‘Ground Zero’ Of The ‘Amphibian Apocalypse’ Found: ‘When The END TIMES Started’

by | May 22, 2018 | Conspiracy Fact and Theory, Experts, Headline News | 16 comments

Do you LOVE America?

    Share

    An ancient skin-eating fungus is killing off hundreds of species of amphibians, and the source of this apocalypse was just found.  Compounding the issue is the assertation that the Korean War may have helped amplify the problem and spread the fungus.

    Since the 1970s, the aquatic fungus Batrachochytrium dendrobatidis has triggered die-offs in hundreds of amphibian species such as the common midwife toad (Alytes obstetricans), according to National Geographic. 

    This is a big deal for the balance of life on Earth, and no one says it quite as eloquently as James Woods via Twitter:

    This ecological super-villain, the chytrid fungus Batrachochytrium dendrobatidis, has driven more than 200 amphibian species to extinction or near-extinction forcing the radical rewiring of ecosystems all over Earth.  The fungus, called Bd for short, is so deadly because it targets amphibians’ porous skin, which the animals use to breathe and drink water. Bd unspools the skin’s proteins and feasts on the resulting spaghetti of amino acids. As it does, infected animals grow lethargic, shedding their skin in a death spiral that ends with heart failure in a matter of weeks. Some amphibians can tolerate or resist Bd, but the fungus can infect at least 695 species to varying degrees.

    In person, Bd infestations can look like biblical plagues. Each August, adult midwife toads in the French Pyrenees climb out of their birth lakes for the first time. The infected toads barely make it to shore. “They’ll do one last hop, and then they’ll expire in your hands,” says Fisher, one of the study’s coauthors. “You can walk the lakes—it’s just carpets of dead frogs.”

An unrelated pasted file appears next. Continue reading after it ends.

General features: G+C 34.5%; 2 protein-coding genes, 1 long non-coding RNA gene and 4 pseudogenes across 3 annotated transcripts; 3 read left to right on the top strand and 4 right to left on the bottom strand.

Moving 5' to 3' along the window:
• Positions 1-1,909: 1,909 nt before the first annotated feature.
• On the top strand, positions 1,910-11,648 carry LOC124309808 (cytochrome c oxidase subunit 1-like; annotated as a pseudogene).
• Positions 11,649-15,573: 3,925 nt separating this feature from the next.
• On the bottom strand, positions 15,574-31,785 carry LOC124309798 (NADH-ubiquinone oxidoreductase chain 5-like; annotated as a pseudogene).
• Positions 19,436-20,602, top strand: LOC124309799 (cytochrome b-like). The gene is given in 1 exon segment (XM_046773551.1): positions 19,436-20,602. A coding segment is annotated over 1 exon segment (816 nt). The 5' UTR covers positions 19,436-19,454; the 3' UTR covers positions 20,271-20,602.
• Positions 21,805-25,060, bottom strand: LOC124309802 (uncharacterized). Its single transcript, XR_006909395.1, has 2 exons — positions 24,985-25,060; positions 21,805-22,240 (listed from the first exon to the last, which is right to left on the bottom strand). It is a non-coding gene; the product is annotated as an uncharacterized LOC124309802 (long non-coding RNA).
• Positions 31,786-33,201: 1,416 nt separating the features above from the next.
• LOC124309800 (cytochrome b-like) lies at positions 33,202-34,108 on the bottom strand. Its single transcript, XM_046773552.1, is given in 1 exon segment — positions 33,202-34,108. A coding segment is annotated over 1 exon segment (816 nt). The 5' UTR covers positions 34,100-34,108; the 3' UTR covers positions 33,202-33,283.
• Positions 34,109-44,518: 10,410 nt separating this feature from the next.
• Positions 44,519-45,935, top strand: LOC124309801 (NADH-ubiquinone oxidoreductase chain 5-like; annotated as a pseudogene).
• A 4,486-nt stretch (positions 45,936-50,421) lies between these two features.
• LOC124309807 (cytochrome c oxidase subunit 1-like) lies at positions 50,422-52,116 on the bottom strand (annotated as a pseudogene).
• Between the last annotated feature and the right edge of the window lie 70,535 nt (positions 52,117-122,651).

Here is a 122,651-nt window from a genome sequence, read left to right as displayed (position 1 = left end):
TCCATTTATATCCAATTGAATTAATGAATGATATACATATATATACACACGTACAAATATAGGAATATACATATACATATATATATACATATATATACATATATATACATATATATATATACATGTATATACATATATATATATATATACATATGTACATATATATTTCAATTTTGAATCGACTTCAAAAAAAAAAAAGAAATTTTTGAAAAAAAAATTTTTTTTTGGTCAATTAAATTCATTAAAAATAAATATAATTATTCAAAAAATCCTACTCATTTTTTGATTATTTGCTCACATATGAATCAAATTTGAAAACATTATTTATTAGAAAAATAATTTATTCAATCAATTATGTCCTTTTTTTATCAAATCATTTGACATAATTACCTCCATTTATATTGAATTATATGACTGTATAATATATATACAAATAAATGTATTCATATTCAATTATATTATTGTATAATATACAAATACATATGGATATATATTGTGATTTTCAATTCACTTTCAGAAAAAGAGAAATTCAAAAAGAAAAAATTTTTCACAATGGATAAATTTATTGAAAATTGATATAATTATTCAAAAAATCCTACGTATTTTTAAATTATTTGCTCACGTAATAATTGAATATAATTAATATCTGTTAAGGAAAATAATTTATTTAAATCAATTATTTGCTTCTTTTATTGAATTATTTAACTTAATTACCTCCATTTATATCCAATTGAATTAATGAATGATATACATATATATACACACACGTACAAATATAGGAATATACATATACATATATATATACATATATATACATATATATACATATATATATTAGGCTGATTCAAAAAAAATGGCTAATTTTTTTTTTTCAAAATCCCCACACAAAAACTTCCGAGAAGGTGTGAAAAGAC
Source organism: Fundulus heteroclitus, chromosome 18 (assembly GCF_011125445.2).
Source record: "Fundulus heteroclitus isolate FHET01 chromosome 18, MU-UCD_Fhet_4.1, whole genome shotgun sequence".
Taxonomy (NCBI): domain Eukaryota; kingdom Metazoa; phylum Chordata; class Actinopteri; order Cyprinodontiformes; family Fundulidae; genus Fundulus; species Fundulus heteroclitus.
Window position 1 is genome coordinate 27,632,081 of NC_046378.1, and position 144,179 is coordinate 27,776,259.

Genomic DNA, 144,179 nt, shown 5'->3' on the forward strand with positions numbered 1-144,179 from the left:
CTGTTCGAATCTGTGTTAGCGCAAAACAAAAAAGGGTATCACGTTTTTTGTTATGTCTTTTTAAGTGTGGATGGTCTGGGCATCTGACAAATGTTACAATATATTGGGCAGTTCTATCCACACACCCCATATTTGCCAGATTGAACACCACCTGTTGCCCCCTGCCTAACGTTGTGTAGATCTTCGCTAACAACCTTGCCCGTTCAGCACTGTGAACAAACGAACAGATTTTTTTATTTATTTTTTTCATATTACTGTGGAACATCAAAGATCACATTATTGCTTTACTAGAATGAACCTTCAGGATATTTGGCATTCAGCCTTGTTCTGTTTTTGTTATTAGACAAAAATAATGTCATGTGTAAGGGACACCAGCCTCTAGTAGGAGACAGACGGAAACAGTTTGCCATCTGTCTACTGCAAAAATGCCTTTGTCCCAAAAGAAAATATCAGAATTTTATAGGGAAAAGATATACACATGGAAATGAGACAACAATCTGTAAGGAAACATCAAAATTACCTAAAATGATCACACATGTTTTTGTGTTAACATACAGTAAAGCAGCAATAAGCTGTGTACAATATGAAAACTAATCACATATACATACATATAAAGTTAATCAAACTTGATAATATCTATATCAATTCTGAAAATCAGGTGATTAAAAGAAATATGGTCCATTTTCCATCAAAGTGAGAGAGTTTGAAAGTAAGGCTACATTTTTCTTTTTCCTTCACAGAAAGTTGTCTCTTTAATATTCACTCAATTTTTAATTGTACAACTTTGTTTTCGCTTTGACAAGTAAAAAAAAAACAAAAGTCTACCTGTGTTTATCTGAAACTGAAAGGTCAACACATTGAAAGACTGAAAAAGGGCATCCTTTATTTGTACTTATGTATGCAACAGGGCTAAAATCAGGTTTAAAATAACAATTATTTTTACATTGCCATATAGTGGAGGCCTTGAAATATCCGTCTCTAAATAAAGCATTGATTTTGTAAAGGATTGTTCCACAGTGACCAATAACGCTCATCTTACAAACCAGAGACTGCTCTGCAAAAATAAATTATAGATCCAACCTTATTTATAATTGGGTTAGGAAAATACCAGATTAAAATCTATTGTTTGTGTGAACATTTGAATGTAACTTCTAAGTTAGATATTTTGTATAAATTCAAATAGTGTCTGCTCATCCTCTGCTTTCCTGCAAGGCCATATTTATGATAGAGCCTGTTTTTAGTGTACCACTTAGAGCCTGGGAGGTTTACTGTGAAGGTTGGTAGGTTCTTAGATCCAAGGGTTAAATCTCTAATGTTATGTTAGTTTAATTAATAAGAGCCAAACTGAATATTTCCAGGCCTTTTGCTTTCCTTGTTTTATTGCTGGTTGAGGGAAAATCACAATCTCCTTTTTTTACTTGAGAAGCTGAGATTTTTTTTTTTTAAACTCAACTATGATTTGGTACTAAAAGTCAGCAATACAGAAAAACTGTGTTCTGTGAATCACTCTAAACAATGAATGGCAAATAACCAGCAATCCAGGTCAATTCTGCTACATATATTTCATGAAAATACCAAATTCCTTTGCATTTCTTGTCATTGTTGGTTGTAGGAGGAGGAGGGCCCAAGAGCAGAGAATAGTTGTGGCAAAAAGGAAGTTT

“This is the worst pathogen in the history of the world, as far as we can tell, in terms of its impacts on biodiversity,” says Mat Fisher, an Imperial College London mycologist who studies the fungus. “This is pretty unusual for a disease, to see it affect so many different species,” says University of Maryland biologist Karen Lips, an amphibian-decline expert who wasn’t involved with the new study.

    But it goes from bad to worse. A global team of 58 researchers has uncovered the creature’s origin story. A groundbreaking study published in Science on Thursday reveals where and when the fungus most likely emerged: the Korean peninsula, sometime during the 1950s. From there, scientists theorize that human activities inadvertently spread it far and wide leading to the amphibian die-offs across the Americas, Africa, Europe, and Australia.

    “[The pathogen’s spread] could have happened from any one event, from the cumulative number of events, or maybe some big anthropogenic events like the Korean War,” says Imperial College London researcher Simon O’Hanlon, the study’s lead author.

     

    URGENT ON GOLD… as in URGENT

    It Took 22 Years to Get to This Point

    Gold has been the right asset with which to save your funds in this millennium that began 23 years ago.

    Free Exclusive Report
    The inevitable Breakout – The two w’s

      Related Articles

      Comments

      Join the conversation!

      It’s 100% free and your personal information will never be sold or shared online.

      16 Comments

      1. YohanSmythe

        So, in summary –

        “Thanks for the millions in grant money over the years, but we still don’t have any idea what caused this.”

        “[The pathogen’s spread] could have happened from any one event, from the cumulative number of events, or maybe some big anthropogenic events like the Korean War,” says Imperial College London researcher Simon O’Hanlon, the study’s lead author.>/b>